So, a first blog post.  I am hoping that a few find their way here after Gen Con, interested in Wizard Miners and what the progress is on finally getting the game published.  So, let’s start there with some stress-relieving whining…

Let me tell you, new board game designers!  The learning curve is HUGE!  I have learned more about manufacturing, freight, logistics, fulfillment, file types, bleed lines, vector graphics, etc. etc. than I thought I ever would!  I just wanted to make a game!!

My hope?  Is that once I learn all about manufacturing, freight, logi…you get it – that I can make a second game and enjoy the ride knowing that I now KNOW how to get it published.  Such is my hope.  In reading other blogs, most notably Jamey Stonemeier’s, I have good reason to believe that a relatively smart guy like me can learn what he needs to learn, lean on others’ expertise, and get lots of help along the way to get to a point where I can publish my passion project and move on to create more.

This is the hope of a game designer who is an educator by trade, has little digital art ability, but loves loves loves board games.  I think (and give me some leeway to change my mind later) that I will approach my blog like one of those TV shows that jumps back and forth showing the past, the present, and the future.  I want to relive and share the road I have traveled to get to this point, discuss my dreams of where I am hoping to go, and keep you posted of what is happening along the way.  To kick us off, let’s travel back to 2018 and my feeble attempt to provide some art for my game so playtesting would be more enjoyable.  Wizard Miners has a “Mine Deck” that represents the depth of your mine (more on game play as we travel down this blogging path).  So, everyone has a mine deck that they have to dig into.  Here is my art that ran in playtesting from 2018-2020…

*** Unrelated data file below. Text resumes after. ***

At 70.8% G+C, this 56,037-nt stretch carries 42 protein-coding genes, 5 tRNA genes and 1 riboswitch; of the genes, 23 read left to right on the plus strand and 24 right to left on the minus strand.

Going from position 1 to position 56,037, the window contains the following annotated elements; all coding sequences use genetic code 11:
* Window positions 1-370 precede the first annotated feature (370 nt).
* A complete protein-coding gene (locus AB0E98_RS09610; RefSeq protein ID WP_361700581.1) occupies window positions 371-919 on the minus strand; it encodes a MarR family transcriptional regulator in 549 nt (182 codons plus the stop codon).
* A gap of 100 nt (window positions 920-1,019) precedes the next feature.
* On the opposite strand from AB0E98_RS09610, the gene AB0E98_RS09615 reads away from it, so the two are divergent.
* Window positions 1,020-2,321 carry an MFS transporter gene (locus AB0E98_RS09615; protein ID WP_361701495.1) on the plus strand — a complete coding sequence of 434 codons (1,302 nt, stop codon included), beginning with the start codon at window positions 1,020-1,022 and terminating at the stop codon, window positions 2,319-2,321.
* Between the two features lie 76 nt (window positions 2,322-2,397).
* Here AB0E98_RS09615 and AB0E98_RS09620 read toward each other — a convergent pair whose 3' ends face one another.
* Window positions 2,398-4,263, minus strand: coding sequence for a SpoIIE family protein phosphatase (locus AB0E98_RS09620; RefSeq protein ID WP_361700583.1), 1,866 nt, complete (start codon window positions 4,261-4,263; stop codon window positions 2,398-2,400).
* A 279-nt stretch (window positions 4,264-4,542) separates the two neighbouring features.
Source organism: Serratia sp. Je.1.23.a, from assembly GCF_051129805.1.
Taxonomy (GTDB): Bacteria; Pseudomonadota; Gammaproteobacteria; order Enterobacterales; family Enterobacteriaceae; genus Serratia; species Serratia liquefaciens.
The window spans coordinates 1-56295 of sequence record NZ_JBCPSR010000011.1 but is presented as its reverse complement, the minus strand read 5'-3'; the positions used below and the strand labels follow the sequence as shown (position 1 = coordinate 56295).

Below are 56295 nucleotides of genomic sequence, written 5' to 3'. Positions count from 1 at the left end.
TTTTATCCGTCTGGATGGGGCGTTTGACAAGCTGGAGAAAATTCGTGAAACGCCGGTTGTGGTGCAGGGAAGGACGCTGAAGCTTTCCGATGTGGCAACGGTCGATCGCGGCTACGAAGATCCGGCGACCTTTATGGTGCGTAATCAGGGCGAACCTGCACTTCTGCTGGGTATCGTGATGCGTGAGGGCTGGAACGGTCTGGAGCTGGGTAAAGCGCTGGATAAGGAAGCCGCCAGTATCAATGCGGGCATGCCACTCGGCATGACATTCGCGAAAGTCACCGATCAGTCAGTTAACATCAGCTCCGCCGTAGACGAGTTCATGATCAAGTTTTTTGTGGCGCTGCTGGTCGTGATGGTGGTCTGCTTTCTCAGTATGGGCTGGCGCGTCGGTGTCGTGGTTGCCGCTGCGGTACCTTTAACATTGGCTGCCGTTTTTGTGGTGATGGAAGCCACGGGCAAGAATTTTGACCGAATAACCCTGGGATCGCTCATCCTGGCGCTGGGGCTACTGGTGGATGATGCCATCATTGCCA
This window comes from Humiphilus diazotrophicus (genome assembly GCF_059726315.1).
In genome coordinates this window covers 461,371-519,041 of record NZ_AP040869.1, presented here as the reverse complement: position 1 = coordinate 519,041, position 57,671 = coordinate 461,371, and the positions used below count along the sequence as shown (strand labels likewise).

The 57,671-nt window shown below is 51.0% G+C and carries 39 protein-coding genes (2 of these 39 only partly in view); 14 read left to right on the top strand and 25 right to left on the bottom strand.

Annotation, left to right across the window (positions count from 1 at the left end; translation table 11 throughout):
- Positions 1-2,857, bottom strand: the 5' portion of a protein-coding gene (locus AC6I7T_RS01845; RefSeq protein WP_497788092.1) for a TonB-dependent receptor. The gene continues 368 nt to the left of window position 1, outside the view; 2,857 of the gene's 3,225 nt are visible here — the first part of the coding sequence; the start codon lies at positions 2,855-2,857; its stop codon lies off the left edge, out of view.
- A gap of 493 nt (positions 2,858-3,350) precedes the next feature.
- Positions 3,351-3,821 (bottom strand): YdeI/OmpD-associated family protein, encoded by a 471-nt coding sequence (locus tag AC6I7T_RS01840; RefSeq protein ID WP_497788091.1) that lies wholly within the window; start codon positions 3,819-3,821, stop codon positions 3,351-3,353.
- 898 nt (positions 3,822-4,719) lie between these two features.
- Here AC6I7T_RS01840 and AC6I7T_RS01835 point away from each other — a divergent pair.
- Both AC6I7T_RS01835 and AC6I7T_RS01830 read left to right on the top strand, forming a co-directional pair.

Can you just feel the MS Publisher shapes button being overused here?  Triangles, stars, a couple of circles and a rectangle.  I was so

impressed with myself.  Speaking of impressed with myself, wait until I figure out how to have text next to the picture instead of under it!!  It worked great for playtesting!  So much fun with real cards – thank you The Game Crafter.  Of course, this couldn’t stay the face of Wizard Miners.  So, I begged around and found that a great friend’s daughter’s husband (I’d insert a chart so you could follow that, but I don’t know how yet) could digitally draw.  So, I gave him my vision of my Wizard Miner and he came up with this for me…

Now we got us a Wizard Miner we can be proud of!  Talk to you soon…I’ll share some more original art from me and how someone else dramatically improved it! 

2 Responses

  1. You could have just said a friend’s son-in-law. But we get the point.
    Wizard Miners has continued to progress over the years.

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